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Adult Acute Lymphoblastic Leukemia Treatment (PDQ®): Treatment - Patient Information [NCI] - General Information About Adult Acute Lymphoblastic Leukemia

Adult acute lymphoblastic leukemia (ALL) is a type of cancer in which the bone marrow makes too many lymphocytes (a type of white blood cell).

Adult acute lymphoblastic leukemia (ALL; also called acute lymphocytic leukemia) is a cancer of the blood and bone marrow. This type of cancer usually gets worse quickly if it is not treated.

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Normally, the bone marrow makes blood stem cells (immature cells) that become mature blood cells over time. A blood stem cell may become a myeloid stem cell or a lymphoid stem cell.

A myeloid stem cell becomes one of three types of mature blood cells:

  • Red blood cells that carry oxygen and other substances to all tissues of the body.
  • Platelets that form blood clots to stop bleeding.
  • Granulocytes (white blood cells) that fight infection and disease.

A lymphoid stem cell becomes a lymphoblast cell and then one of three types of lymphocytes (white blood cells):

  • B lymphocytes that make antibodies to help fight infection.
  • T lymphocytes that help B lymphocytes make the antibodies that help fight infection.
  • Natural killer cells that attack cancer cells and viruses.

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Blood cell development. A blood stem cell goes through several steps to become a red blood cell, platelet, or white blood cell.

In ALL, too many stem cells become lymphoblasts, B lymphocytes, or T lymphocytes. These cells are also called leukemia cells. These leukemia cells are not able to fight infection very well. Also, as the number of leukemia cells increases in the blood and bone marrow, there is less room for healthy white blood cells, red blood cells, and platelets. This may cause infection, anemia, and easy bleeding. The cancer can also spread to the central nervous system (brain and spinal cord).

This summary is about adult acute lymphoblastic leukemia. See the following PDQ summaries for information about other types of leukemia:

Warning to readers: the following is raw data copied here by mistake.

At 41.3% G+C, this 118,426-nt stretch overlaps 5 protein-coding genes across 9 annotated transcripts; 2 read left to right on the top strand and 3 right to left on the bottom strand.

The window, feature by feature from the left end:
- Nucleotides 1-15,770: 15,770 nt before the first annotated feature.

• Childhood Acute Lymphoblastic Leukemia Treatment.
  • Adult Acute Myeloid Leukemia Treatment.
  • Childhood Acute Myeloid Leukemia/Other Myeloid Malignancies Treatment.
  • Chronic Lymphocytic Leukemia Treatment.
  • Chronic Myelogenous Leukemia Treatment.
  • Hairy Cell Leukemia Treatment.

Previous chemotherapy and exposure to radiation may increase the risk of developing ALL.

Anything that increases your risk of getting a disease is called a risk factor. Having a risk factor does not mean that you will get cancer; not having risk factors doesn't mean that you will not get cancer. Talk with your doctor if you think you may be at risk. Possible risk factors for ALL include the following:

  • Being male.
  • Being white.
  • Being older than 70.
  • Past treatment with chemotherapy or radiation therapy.
  • Being exposed to radiation from an atomic bomb.
  • Having certain genetic disorders, such as Down syndrome.

Possible signs of adult ALL include fever, feeling tired, and easy bruising or bleeding.

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WebMD Public Information from the National Cancer Institute

Last Updated: February 25, 2014
This information is not intended to replace the advice of a doctor. Healthwise disclaims any liability for the decisions you make based on this information.
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